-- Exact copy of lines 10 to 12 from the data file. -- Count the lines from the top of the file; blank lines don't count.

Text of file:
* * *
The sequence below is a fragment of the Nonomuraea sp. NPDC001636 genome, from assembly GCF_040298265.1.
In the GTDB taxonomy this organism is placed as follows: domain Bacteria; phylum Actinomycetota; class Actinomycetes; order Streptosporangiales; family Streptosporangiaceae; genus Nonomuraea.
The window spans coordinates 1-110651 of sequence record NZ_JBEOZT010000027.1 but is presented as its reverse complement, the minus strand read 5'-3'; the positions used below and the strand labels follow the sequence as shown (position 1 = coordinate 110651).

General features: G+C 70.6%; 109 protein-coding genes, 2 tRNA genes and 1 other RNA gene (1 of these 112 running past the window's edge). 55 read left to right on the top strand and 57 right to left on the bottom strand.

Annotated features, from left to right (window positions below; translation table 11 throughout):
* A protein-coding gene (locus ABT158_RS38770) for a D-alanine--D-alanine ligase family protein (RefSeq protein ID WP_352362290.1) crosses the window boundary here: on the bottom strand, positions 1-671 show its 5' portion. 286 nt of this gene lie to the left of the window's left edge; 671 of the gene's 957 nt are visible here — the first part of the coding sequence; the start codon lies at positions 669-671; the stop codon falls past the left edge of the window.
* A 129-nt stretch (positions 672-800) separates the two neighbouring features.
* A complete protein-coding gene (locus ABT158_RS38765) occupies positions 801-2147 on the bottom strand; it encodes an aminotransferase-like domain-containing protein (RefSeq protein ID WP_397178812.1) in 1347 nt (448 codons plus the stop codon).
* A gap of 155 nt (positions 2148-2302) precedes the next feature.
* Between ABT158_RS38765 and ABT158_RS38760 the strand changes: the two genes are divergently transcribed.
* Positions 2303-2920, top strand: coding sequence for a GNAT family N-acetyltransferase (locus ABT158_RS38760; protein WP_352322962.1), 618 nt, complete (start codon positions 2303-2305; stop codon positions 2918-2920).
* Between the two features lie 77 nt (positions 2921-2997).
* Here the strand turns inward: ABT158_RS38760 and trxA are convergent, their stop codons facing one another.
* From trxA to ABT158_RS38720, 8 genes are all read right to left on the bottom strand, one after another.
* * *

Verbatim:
* Between ABT158_RS38765 and ABT158_RS38760 the strand changes: the two genes are divergently transcribed.
* Positions 2303-2920, top strand: coding sequence for a GNAT family N-acetyltransferase (locus ABT158_RS38760; protein WP_352322962.1), 618 nt, complete (start codon positions 2303-2305; stop codon positions 2918-2920).
* Between the two features lie 77 nt (positions 2921-2997).